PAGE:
Latest News

28Aug

Healthy soil, plants and animals

Words and image supplied by Ballance.

Micronutrients in soil are taken up by pasture and crops, then consumed by stock. Some, such as copper, are essential for both plants and animals, while others are only needed for either plants or animals (see Table 1).

Table 1 Essential micronutrients for plants and animals

 

Plant

Animal

Boron (B)

P

-

Cobalt (Co)

-

P

Copper (Cu)

P

P

Iodine (I)

-

P

Iron (Fe)

P

P

Manganese (Mn)

P

P

Molybdenum (Mo)*

P

P

Zinc (Zn)

P

P

Selenium (Se)

-

P

*Mo is mainly required by plants. Animals’ requirements of Mo is very low, so deficiency is unlikely.

Detecting micronutrient deficiencies

The plant availability of soil micronutrients depends on soil pH, parent material, age of soil and several other factors. Even if micronutrient levels in the soil are adequate, pasture may not be able to take up the micronutrients it needs.

For this reason, soil testing is not a reliable way of measuring micronutrient levels for pasture, and deficiencies in plants are best detected by herbage testing. Herbage testing is also reliable for checking micronutrient levels for animal health, and can be complemented by testing micronutrient levels in animal blood and tissue samples.

Two types of herbage tests are commonly used in pastoral farming:

  • Clover-only: Clover is the ‘canary in the mine’ for pasture. Its shallow rooting depth makes it a poorer competitor for nutrients than grasses, so it shows signs of nutrient deficiency sooner. As well as macronutrient levels, a clover-only test can examine levels of boron and molybdenum – key micronutrients for vigorous clover growth, and therefore for improving overall pasture quality.
  • Mixed pasture: This test is taken across a transect in a paddock, taking a broader selection of species in the sward for the sample. The results will demonstrate the nutrient value of what stock are actually eating. It can also be analysed to measure other feed values such as nitrate-nitrogen levels, protein content, starch levels and other feed quality tests.

Herbage testing is generally timed prior to the micronutrient animal demand, to allow time for fertiliser application. Late spring is the time to test for cobalt in anticipation of weaning, selenium is usually measured in spring before mating and copper in early April, before peak demand by deer in autumn and winter, when pasture is less able to meet animal need.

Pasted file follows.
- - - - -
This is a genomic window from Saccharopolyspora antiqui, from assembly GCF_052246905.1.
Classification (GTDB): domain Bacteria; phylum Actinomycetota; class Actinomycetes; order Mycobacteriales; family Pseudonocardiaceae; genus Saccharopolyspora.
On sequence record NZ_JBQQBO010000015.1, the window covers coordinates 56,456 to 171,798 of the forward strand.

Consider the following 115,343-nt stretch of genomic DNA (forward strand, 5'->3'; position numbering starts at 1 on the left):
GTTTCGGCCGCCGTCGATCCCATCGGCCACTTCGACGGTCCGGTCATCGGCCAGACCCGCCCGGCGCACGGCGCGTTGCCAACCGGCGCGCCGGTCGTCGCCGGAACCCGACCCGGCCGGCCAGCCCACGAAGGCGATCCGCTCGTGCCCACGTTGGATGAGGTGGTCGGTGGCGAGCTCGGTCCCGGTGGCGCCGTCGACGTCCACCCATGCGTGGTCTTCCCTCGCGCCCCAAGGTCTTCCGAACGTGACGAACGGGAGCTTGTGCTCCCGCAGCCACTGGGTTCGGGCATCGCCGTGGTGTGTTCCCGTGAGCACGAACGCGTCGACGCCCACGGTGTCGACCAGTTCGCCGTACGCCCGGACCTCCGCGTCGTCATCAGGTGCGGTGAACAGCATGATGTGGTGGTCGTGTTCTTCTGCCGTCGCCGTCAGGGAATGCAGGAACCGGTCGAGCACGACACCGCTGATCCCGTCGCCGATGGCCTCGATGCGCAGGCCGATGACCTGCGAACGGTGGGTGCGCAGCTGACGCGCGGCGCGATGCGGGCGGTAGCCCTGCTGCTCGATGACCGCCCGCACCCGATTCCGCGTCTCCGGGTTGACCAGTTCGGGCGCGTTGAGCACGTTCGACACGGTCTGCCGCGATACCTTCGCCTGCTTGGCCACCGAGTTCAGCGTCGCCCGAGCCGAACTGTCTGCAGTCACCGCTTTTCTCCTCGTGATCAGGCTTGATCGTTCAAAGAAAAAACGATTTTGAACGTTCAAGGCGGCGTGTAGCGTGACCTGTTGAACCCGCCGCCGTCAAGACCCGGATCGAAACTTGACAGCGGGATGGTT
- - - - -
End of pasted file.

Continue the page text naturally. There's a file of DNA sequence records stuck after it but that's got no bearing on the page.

Levels in the herbage can vary throughout the year based on pasture uptake and growth, so it is important to take this into consideration when analysing test results.

Address deficiency

A well planned fertiliser programme can elevate micronutrient levels in pasture to support grazing stock. Products such as NutrixMax Selenium 1%, NutriMax Copper 25% and Nutrimax Cobalt 10% make micronutrients very easy to incorporate into fertiliser applications.

Serious deficiency requires direct-to-animal supplementation as well as correction of micronutrient levels in pasture. If a factor, such as pH, which is not immediately rectifiable is affecting micronutrient availability, consulting a vet or farm advisor for direct-to-animal solutions may be a better option.

For more support, talk to your Ballance Nutrient Specialist or Ruralco On-Farm Account Manager.

About the Author

Related

A new supreme champion crowned and a back-to-back Members Choice winner

A new supreme champion crowned and a back-to-back Members Choice winner

Aakland Chemicals have been working with Ruralco for just three years but in this short time they ha...

Read More >
Summer Agri-Chemical Update

Summer Agri-Chemical Update

For the next three months we are looking at the final sprays for finishing off our cereal and grass ...

Read More >
Maximising grass grub control in new pasture

Maximising grass grub control in new pasture

Protecting spring sown pasture from grass grub assumes new importance this season, following researc...

Read More >
Pouring years of experience into a seriously drinkable wine

Pouring years of experience into a seriously drinkable wine

In an industry dominated by large companies and big brands, Canterbury-based Straight 8 Estate winer...

Read More >
Postman Matt and His Very Creative Daily Post Runs

Postman Matt and His Very Creative Daily Post Runs

Peel Forest postie Matt Searles is a very busy man and delivering mail along NZ’s longest single ro...

Read More >
COVID-19 UPDATE - 13/05/2020

COVID-19 UPDATE - 13/05/2020

Ruralco update for COVID-19 Alert Level 2

Read More >
Account Selector